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Re: Mars? Why not P3x in moon orbit...?



>From: William Leijenaar <pe1rah@yahoo.com>
>Hello,
>
>In the AMSAT-DL magazine I red about the idea to send
>an OSCAR into orbit around Mars. In my oppinion it is
>not really AMATEUR RADIO anymore because there are
>only few big stations that can use this oscar hehe.
>
>The idea is still interresting. When it is possible to
>send an OSCAR to Mars then the Moon will also be
>possible !! An station on the Lunar surface will not
>be easy. The problem is to land up there, and
>temperatures can be hot or cold for long periods of
>time. 
>
>An better idea would be an OSCAR in an orbit around
>the moon with its antennas pointed towards the earth.
>This satellite would be very interresting, even for
>radio amateurs :-) I don't know about the path losses
>but I think this will be not an huge problem when use
>high gain antenna's. When using only an 23cm/13cm
>transponder then the satellite and antennas can be
>small. The satellite would be light and only an little
>engine would be needed.   
>
>Maybe it can also be possible to make the orbit
>eliptical with its apogeum towards the earth ! Then
>the satellite would be visible for long time and only
>very short behind the moon.
>
>I would like to discussed these ideas and like to know
>what you think of it...
>
>73 de PE1RAH, William Leijenaar.

William,

You peaked my interest so I ran the space loss equation for the moon:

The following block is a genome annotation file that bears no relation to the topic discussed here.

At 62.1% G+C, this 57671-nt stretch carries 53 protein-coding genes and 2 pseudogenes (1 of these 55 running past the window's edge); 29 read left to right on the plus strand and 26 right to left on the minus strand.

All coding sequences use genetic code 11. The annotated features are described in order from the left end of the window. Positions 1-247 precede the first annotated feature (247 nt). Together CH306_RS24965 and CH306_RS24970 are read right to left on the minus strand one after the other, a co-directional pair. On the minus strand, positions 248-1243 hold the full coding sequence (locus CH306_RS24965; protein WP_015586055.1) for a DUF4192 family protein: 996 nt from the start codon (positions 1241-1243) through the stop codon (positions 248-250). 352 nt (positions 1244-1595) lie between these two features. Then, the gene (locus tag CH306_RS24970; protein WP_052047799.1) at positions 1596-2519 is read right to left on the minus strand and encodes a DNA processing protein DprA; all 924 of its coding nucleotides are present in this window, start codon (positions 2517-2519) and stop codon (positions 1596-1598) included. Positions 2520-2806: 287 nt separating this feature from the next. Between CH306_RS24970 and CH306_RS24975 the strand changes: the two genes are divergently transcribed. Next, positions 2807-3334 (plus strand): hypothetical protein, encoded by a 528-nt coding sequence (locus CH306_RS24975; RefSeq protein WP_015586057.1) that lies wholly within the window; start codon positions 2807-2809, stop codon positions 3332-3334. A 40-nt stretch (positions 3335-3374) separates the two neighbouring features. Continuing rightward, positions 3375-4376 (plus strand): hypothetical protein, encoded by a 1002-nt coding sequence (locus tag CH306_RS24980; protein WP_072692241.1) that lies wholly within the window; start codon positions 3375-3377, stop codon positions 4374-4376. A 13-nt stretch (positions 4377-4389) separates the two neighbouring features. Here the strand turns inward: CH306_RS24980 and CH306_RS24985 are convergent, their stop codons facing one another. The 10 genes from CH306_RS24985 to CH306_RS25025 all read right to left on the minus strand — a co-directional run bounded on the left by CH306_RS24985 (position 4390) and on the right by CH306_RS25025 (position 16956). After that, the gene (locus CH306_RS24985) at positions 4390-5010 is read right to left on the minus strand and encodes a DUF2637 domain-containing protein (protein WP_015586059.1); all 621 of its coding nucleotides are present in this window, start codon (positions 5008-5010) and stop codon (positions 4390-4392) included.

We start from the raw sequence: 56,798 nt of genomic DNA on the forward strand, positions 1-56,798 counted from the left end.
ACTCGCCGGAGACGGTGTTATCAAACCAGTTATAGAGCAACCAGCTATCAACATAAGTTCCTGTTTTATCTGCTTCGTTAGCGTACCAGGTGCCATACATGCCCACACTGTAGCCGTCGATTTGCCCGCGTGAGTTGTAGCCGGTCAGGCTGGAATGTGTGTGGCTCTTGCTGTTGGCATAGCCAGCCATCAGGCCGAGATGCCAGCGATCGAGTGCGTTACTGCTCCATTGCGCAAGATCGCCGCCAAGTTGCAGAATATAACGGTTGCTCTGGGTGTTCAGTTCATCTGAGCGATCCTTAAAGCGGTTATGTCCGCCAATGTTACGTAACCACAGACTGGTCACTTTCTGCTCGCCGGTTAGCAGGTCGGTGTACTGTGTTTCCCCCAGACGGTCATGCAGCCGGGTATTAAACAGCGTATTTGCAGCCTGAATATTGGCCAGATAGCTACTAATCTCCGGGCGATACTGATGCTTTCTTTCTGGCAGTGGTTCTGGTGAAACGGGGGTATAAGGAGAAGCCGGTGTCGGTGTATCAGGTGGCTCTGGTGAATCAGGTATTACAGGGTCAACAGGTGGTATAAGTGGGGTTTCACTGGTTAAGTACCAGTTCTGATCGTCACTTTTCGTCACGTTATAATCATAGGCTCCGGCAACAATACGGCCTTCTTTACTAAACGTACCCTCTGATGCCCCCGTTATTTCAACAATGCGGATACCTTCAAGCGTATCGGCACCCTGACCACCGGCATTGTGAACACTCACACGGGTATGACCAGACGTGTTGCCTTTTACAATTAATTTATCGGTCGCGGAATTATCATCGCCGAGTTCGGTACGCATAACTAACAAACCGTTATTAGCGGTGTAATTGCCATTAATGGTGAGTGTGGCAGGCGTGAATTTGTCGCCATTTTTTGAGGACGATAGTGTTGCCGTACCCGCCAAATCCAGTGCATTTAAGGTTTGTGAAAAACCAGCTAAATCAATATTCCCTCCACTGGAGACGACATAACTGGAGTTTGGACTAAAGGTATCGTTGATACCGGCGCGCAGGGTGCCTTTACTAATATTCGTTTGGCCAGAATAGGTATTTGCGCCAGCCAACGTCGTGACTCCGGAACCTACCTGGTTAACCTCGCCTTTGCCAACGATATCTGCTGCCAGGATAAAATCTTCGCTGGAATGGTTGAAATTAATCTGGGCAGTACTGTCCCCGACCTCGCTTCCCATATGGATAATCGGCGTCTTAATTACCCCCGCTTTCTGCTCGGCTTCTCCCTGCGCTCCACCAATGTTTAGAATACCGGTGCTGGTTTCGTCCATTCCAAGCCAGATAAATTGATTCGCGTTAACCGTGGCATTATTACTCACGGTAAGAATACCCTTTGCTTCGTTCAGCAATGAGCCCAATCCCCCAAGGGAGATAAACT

L = 32.45 + 20*Log(F) + 20*Log(R),
where F = MHz
and R = km

Well Rmoon = 359,000 km at perigee and 406,000 km at apogee, so lets chose
386,000 km as an avg.
F = 1269:
L = 32.45 + 20Log(1269) + 20Log(386,000)
L = 32.45 + 62 + 111.7
L = 206.18 dB 

F = 2400:
L = 32.45 + 67.6 + 111.7
L = 211.75 dB

So great...so what?  Well lets compare this with AO-40 at apogee:
Rap = 59,000 km
F = 1269:
L = 32.45 + 62 + 95.4
L = 189.87 dB

F = 2400:
L = 32.45 + 67.6 + 95.4
L = 195.45 dB

So on 1269 MHz the lunar orbiting s/c signal would be 206.18-189.87 = 16.3
dB weaker, 
and on 2400 MHz it woud be 211.75-195.45 = 16.3 dB weaker as well  ...did
you think it would be other?

So if this lunar s/c had the same radios and antennas as AO-40, you would
need antennas with 16.3 dB more gain!  Or lots more power into the same
antennas.  If you are using a 3-foot dish on 2400 you would need a dish six
times the diameter...18-foot!  Lets say you use 25w and 20 dBi gain on
mode-L, now...If you used 100w, you would need at least a 12-foot dish!
BTW that last one will do eme!

Well I guess the s/c would need to use a bit bigger dish and more power to
bring the ground station down a bit.  Still it looks to me that it would
take (small) eme "class" stations to work it!

Hey, If they launch it I'm ready to work it...maybe next year.

Ed


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